From the beach 2008
A raft of weak indicators over the last month has intensified market fears that the American economy is now in, or the verge of, a recession.
- The number of homeowners falling behind on their mortgage payments continues to rise.
- The ISM manufacturing index fell to its lowest level in almost five years.
- Oil prices climbed to US$100/bl.
- The unemployment rate surged to 5%, the biggest monthly jump since the 2001 recession.
Further downward revisions in growth forecasts are in store. A US recession will push economic growth below 2%pa for the first time since 2002. And with homeowner default rates still ballooning five months after the "credit crunch" began, hopes that the US economy will quickly pull out of its current nosedive would seem slim. It could be late 2008 before we can start contemplating recovery in America – even allowing for the programme of substantial interest rate cuts being undertaken by the Federal Reserve.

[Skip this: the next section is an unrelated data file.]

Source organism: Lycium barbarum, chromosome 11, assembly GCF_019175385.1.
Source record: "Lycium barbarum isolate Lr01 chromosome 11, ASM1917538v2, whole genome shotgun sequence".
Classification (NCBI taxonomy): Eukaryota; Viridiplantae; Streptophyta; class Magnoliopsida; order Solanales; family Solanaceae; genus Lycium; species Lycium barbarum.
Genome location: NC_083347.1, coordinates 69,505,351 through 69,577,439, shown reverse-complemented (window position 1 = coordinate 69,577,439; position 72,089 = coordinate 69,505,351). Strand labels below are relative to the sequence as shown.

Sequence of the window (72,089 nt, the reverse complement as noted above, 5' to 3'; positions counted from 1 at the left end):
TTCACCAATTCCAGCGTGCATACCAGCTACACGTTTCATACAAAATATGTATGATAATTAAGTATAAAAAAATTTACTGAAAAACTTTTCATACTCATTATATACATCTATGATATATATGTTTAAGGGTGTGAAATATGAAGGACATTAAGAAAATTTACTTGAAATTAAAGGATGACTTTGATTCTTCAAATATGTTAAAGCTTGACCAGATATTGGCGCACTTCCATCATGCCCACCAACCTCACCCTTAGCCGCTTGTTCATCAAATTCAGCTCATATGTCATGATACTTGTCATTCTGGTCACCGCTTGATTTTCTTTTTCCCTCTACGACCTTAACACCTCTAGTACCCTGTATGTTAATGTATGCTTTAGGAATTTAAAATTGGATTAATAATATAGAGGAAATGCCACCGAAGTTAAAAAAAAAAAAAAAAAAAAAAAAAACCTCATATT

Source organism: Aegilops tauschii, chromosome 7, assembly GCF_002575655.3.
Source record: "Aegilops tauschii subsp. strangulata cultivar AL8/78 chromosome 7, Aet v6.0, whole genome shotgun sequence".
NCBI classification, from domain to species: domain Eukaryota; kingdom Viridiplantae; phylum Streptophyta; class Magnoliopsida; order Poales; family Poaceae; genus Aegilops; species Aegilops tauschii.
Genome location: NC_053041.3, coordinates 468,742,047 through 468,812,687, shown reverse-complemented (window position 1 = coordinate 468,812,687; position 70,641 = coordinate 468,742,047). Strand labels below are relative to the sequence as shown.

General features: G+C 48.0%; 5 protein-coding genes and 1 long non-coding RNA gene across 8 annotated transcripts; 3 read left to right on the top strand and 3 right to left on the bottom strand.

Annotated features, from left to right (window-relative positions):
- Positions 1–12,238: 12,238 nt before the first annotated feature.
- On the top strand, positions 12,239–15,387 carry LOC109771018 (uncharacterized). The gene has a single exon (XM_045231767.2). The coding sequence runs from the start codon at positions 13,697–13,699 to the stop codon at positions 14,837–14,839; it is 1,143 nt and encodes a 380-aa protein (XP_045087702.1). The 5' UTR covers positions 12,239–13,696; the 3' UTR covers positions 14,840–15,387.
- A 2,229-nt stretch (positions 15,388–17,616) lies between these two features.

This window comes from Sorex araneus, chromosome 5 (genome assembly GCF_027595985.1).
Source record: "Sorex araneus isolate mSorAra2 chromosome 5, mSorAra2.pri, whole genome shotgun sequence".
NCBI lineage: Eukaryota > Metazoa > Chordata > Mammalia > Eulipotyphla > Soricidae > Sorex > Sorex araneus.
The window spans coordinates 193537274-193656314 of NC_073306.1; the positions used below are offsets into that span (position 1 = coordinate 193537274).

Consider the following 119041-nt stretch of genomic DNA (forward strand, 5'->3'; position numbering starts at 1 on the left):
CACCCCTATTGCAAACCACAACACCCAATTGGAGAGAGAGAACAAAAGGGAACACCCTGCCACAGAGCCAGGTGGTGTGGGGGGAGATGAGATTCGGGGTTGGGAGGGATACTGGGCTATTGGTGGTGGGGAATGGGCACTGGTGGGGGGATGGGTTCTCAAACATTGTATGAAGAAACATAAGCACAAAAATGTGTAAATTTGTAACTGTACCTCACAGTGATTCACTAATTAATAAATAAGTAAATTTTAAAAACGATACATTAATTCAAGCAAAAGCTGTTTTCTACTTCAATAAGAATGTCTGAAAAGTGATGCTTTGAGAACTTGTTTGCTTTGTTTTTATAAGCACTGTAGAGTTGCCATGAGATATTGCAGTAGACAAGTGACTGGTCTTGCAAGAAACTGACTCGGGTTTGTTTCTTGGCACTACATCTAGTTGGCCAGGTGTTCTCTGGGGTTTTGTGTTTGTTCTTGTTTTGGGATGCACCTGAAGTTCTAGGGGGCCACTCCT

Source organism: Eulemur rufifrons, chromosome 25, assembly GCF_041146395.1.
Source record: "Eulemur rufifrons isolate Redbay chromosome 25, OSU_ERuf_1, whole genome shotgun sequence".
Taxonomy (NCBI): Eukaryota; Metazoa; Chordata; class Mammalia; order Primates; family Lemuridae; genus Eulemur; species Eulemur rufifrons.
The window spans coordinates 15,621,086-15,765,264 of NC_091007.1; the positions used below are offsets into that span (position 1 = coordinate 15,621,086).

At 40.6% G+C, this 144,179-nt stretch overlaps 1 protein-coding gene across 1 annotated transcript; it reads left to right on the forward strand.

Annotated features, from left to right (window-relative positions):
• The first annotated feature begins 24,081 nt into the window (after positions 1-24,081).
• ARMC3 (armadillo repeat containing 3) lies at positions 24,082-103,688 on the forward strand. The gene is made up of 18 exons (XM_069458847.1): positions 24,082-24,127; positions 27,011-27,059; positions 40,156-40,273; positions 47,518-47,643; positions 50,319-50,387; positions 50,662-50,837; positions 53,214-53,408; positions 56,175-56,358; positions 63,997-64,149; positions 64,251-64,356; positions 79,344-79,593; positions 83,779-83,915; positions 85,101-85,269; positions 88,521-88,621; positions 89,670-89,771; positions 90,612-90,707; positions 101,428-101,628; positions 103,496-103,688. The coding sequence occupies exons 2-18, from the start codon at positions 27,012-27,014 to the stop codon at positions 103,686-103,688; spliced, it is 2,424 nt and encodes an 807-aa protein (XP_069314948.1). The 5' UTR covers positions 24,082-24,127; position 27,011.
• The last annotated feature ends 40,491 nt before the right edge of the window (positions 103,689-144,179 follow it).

US household debt is now equal to 138% of disposable income, up from 113% five years ago. The high indebtedness of American households is a trend that has been replicated across other English-speaking countries. In New Zealand, debt servicing costs for households as a percentage of income are now 73% higher than the average level of the 1990s. These figures provide a clear message that we should not assume New Zealand households will be immune to financial stresses.
The US recession of 2008 will be a different beast to the 2001 version. This time around, consumer confidence and spending growth will come under significant pressure from high debt-servicing costs, a collapsing housing market, increasing unemployment, climbing energy and food prices, and rising import prices as a result of the weak greenback.